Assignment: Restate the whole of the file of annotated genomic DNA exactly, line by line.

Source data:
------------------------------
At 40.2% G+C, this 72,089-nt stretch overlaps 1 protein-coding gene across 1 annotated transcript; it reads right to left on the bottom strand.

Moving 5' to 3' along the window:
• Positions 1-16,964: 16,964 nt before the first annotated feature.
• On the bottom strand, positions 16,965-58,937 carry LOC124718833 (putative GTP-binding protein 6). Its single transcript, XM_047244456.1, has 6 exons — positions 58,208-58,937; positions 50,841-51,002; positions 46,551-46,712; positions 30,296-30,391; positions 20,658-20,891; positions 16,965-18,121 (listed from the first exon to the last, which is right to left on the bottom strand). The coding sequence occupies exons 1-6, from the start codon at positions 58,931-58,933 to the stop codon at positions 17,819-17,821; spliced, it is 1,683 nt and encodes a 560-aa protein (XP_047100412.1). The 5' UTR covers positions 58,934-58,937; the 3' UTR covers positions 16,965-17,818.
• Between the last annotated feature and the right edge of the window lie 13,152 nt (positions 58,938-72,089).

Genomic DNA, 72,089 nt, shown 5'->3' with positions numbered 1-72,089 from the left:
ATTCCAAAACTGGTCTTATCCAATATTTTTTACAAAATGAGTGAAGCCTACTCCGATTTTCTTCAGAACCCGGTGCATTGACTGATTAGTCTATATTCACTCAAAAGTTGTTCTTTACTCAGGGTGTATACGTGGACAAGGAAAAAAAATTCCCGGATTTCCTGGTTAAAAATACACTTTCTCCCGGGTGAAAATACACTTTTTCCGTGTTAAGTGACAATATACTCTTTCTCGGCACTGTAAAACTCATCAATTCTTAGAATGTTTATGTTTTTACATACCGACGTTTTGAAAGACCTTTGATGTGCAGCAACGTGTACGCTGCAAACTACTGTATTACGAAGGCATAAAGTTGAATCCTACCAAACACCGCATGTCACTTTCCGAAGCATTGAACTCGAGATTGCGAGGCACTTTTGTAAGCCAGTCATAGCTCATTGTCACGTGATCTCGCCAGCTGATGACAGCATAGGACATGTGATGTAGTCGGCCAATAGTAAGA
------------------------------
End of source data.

At 40.2% G+C, this 72,089-nt stretch overlaps 1 protein-coding gene across 1 annotated transcript; it reads right to left on the bottom strand.

Moving 5' to 3' along the window:
• Positions 1-16,964: 16,964 nt before the first annotated feature.
• On the bottom strand, positions 16,965-58,937 carry LOC124718833 (putative GTP-binding protein 6). Its single transcript, XM_047244456.1, has 6 exons — positions 58,208-58,937; positions 50,841-51,002; positions 46,551-46,712; positions 30,296-30,391; positions 20,658-20,891; positions 16,965-18,121 (listed from the first exon to the last, which is right to left on the bottom strand). The coding sequence occupies exons 1-6, from the start codon at positions 58,931-58,933 to the stop codon at positions 17,819-17,821; spliced, it is 1,683 nt and encodes a 560-aa protein (XP_047100412.1). The 5' UTR covers positions 58,934-58,937; the 3' UTR covers positions 16,965-17,818.
• Between the last annotated feature and the right edge of the window lie 13,152 nt (positions 58,938-72,089).

Genomic DNA, 72,089 nt, shown 5'->3' with positions numbered 1-72,089 from the left:
ATTCCAAAACTGGTCTTATCCAATATTTTTTACAAAATGAGTGAAGCCTACTCCGATTTTCTTCAGAACCCGGTGCATTGACTGATTAGTCTATATTCACTCAAAAGTTGTTCTTTACTCAGGGTGTATACGTGGACAAGGAAAAAAAATTCCCGGATTTCCTGGTTAAAAATACACTTTCTCCCGGGTGAAAATACACTTTTTCCGTGTTAAGTGACAATATACTCTTTCTCGGCACTGTAAAACTCATCAATTCTTAGAATGTTTATGTTTTTACATACCGACGTTTTGAAAGACCTTTGATGTGCAGCAACGTGTACGCTGCAAACTACTGTATTACGAAGGCATAAAGTTGAATCCTACCAAACACCGCATGTCACTTTCCGAAGCATTGAACTCGAGATTGCGAGGCACTTTTGTAAGCCAGTCATAGCTCATTGTCACGTGATCTCGCCAGCTGATGACAGCATAGGACATGTGATGTAGTCGGCCAATAGTAAGA